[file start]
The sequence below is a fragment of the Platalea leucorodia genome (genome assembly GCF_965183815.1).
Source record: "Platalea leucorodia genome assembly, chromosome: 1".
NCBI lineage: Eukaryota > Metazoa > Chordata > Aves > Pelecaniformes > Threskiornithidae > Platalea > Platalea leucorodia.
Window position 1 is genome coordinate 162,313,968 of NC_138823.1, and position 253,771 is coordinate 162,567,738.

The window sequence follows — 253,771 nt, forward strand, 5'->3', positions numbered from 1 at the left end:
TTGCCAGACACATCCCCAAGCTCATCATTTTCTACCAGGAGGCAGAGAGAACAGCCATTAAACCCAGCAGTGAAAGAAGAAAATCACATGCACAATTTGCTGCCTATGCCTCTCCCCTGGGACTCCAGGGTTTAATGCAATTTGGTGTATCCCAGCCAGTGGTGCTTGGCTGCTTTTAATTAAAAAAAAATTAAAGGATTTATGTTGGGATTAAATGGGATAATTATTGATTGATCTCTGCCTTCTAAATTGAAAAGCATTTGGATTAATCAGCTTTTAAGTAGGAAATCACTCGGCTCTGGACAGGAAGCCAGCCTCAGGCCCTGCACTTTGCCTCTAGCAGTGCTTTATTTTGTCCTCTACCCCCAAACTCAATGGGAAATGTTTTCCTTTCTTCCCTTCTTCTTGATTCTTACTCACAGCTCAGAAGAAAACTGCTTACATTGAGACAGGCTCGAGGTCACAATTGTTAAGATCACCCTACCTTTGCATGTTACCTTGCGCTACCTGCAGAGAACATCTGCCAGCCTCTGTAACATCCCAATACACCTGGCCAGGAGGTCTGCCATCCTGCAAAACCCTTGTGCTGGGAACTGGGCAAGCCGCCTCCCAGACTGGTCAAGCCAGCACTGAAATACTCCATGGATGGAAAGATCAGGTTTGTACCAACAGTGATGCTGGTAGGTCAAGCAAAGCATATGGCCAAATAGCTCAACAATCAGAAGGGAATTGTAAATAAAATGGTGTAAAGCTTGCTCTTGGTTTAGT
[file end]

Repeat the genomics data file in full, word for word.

The sequence below is a fragment of the Platalea leucorodia genome (genome assembly GCF_965183815.1).
Source record: "Platalea leucorodia genome assembly, chromosome: 1".
NCBI lineage: Eukaryota > Metazoa > Chordata > Aves > Pelecaniformes > Threskiornithidae > Platalea > Platalea leucorodia.
Window position 1 is genome coordinate 162,313,968 of NC_138823.1, and position 253,771 is coordinate 162,567,738.

The window sequence follows — 253,771 nt, forward strand, 5'->3', positions numbered from 1 at the left end:
TTGCCAGACACATCCCCAAGCTCATCATTTTCTACCAGGAGGCAGAGAGAACAGCCATTAAACCCAGCAGTGAAAGAAGAAAATCACATGCACAATTTGCTGCCTATGCCTCTCCCCTGGGACTCCAGGGTTTAATGCAATTTGGTGTATCCCAGCCAGTGGTGCTTGGCTGCTTTTAATTAAAAAAAAATTAAAGGATTTATGTTGGGATTAAATGGGATAATTATTGATTGATCTCTGCCTTCTAAATTGAAAAGCATTTGGATTAATCAGCTTTTAAGTAGGAAATCACTCGGCTCTGGACAGGAAGCCAGCCTCAGGCCCTGCACTTTGCCTCTAGCAGTGCTTTATTTTGTCCTCTACCCCCAAACTCAATGGGAAATGTTTTCCTTTCTTCCCTTCTTCTTGATTCTTACTCACAGCTCAGAAGAAAACTGCTTACATTGAGACAGGCTCGAGGTCACAATTGTTAAGATCACCCTACCTTTGCATGTTACCTTGCGCTACCTGCAGAGAACATCTGCCAGCCTCTGTAACATCCCAATACACCTGGCCAGGAGGTCTGCCATCCTGCAAAACCCTTGTGCTGGGAACTGGGCAAGCCGCCTCCCAGACTGGTCAAGCCAGCACTGAAATACTCCATGGATGGAAAGATCAGGTTTGTACCAACAGTGATGCTGGTAGGTCAAGCAAAGCATATGGCCAAATAGCTCAACAATCAGAAGGGAATTGTAAATAAAATGGTGTAAAGCTTGCTCTTGGTTTAGT